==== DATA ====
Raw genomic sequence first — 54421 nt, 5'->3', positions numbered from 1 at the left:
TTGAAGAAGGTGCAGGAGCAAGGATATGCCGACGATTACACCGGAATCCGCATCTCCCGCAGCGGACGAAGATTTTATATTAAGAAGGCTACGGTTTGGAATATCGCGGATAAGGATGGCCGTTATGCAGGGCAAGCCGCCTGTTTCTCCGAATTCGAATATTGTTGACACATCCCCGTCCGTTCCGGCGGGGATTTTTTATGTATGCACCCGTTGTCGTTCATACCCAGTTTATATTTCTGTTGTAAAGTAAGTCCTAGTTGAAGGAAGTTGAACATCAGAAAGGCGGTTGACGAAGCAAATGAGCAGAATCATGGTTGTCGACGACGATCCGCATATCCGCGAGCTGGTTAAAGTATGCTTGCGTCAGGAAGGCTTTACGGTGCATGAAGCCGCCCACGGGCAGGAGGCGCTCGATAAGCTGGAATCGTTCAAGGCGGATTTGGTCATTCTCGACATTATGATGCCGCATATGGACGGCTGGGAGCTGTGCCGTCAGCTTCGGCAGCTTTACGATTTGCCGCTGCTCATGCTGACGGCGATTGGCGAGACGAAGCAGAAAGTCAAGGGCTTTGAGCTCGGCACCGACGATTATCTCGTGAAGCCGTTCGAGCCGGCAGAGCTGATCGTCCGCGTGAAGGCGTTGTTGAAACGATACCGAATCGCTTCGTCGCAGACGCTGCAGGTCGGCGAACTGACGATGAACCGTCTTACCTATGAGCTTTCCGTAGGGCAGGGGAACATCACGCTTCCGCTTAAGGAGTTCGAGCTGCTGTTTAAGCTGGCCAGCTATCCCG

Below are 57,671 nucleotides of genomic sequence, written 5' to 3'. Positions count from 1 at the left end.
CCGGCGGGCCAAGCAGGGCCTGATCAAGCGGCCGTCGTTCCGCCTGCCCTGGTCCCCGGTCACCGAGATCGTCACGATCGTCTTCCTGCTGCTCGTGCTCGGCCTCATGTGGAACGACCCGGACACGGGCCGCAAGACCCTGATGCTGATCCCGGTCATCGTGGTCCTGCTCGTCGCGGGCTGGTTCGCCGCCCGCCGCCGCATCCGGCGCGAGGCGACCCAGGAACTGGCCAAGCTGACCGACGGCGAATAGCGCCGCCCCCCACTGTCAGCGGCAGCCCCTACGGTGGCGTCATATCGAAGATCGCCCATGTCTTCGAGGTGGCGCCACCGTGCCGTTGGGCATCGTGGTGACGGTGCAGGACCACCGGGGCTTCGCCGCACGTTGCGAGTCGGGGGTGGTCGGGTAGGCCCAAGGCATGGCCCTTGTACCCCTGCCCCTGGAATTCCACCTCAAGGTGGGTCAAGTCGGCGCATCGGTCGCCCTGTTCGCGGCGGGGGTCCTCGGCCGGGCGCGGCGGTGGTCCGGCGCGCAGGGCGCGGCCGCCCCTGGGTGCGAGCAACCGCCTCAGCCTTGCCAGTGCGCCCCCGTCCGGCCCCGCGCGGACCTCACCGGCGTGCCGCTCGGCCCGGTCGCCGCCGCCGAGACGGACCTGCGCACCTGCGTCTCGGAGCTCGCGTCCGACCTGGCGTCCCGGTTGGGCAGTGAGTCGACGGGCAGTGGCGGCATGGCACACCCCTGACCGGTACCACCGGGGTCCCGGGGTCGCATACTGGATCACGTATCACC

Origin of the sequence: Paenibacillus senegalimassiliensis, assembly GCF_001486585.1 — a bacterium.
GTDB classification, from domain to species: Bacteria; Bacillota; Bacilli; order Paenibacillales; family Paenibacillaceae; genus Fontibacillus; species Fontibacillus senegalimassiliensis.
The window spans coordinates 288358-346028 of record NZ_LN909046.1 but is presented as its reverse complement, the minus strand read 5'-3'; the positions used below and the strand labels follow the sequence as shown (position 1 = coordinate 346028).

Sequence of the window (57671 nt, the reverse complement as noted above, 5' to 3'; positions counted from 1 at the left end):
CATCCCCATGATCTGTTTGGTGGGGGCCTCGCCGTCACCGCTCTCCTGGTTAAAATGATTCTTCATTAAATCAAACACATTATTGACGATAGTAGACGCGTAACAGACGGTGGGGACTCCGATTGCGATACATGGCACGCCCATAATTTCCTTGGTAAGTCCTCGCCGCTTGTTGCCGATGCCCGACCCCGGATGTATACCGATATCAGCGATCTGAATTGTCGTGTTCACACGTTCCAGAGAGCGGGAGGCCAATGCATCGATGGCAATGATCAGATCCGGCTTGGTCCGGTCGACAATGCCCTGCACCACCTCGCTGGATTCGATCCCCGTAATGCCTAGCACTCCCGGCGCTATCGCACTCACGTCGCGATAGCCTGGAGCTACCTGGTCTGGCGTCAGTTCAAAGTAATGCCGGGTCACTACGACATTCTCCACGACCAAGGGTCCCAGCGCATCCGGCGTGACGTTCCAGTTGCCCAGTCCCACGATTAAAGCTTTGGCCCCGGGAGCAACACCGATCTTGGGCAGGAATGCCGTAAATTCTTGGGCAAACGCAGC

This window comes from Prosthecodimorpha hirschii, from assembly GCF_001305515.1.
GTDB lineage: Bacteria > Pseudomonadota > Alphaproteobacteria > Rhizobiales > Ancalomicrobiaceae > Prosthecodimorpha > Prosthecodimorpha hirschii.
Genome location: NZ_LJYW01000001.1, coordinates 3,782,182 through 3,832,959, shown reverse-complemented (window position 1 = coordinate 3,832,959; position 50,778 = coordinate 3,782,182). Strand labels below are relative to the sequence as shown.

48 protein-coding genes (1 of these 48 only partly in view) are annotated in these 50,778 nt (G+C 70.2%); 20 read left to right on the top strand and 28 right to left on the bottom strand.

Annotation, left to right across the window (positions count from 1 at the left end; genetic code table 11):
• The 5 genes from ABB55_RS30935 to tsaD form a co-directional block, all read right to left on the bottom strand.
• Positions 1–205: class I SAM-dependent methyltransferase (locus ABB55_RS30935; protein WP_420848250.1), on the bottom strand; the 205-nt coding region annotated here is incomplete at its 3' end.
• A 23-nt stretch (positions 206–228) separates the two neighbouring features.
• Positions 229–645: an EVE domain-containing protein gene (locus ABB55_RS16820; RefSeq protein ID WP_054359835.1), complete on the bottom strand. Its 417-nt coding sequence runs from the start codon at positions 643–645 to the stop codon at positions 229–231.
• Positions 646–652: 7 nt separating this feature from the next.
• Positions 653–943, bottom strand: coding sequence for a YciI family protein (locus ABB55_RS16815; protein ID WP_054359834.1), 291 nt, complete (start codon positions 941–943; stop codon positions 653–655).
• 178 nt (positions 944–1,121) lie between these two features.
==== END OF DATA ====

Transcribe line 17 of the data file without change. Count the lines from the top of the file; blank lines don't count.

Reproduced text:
• A 23-nt stretch (positions 206–228) separates the two neighbouring features.